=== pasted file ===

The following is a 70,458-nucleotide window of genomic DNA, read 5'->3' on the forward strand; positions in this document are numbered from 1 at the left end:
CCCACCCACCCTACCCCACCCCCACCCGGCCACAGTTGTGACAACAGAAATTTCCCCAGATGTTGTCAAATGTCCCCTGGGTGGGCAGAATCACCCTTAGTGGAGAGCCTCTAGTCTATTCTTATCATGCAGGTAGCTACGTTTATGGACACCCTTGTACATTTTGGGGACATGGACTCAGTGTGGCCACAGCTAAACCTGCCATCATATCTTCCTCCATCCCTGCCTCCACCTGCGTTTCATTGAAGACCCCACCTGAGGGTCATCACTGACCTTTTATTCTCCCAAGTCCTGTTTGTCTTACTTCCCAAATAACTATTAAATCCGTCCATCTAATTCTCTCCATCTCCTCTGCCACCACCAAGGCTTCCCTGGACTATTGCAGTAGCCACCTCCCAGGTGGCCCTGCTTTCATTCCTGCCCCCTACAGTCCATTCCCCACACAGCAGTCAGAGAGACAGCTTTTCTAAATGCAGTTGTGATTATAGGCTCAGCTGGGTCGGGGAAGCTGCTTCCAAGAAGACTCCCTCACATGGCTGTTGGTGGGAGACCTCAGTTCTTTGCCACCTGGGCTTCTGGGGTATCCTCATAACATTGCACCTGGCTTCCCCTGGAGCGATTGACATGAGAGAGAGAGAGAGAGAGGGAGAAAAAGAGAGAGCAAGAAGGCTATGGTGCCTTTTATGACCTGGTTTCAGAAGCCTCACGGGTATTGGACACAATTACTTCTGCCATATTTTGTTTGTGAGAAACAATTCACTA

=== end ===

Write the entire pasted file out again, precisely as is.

The following is a 70,458-nucleotide window of genomic DNA, read 5'->3' on the forward strand; positions in this document are numbered from 1 at the left end:
CCCACCCACCCTACCCCACCCCCACCCGGCCACAGTTGTGACAACAGAAATTTCCCCAGATGTTGTCAAATGTCCCCTGGGTGGGCAGAATCACCCTTAGTGGAGAGCCTCTAGTCTATTCTTATCATGCAGGTAGCTACGTTTATGGACACCCTTGTACATTTTGGGGACATGGACTCAGTGTGGCCACAGCTAAACCTGCCATCATATCTTCCTCCATCCCTGCCTCCACCTGCGTTTCATTGAAGACCCCACCTGAGGGTCATCACTGACCTTTTATTCTCCCAAGTCCTGTTTGTCTTACTTCCCAAATAACTATTAAATCCGTCCATCTAATTCTCTCCATCTCCTCTGCCACCACCAAGGCTTCCCTGGACTATTGCAGTAGCCACCTCCCAGGTGGCCCTGCTTTCATTCCTGCCCCCTACAGTCCATTCCCCACACAGCAGTCAGAGAGACAGCTTTTCTAAATGCAGTTGTGATTATAGGCTCAGCTGGGTCGGGGAAGCTGCTTCCAAGAAGACTCCCTCACATGGCTGTTGGTGGGAGACCTCAGTTCTTTGCCACCTGGGCTTCTGGGGTATCCTCATAACATTGCACCTGGCTTCCCCTGGAGCGATTGACATGAGAGAGAGAGAGAGAGAGGGAGAAAAAGAGAGAGCAAGAAGGCTATGGTGCCTTTTATGACCTGGTTTCAGAAGCCTCACGGGTATTGGACACAATTACTTCTGCCATATTTTGTTTGTGAGAAACAATTCACTA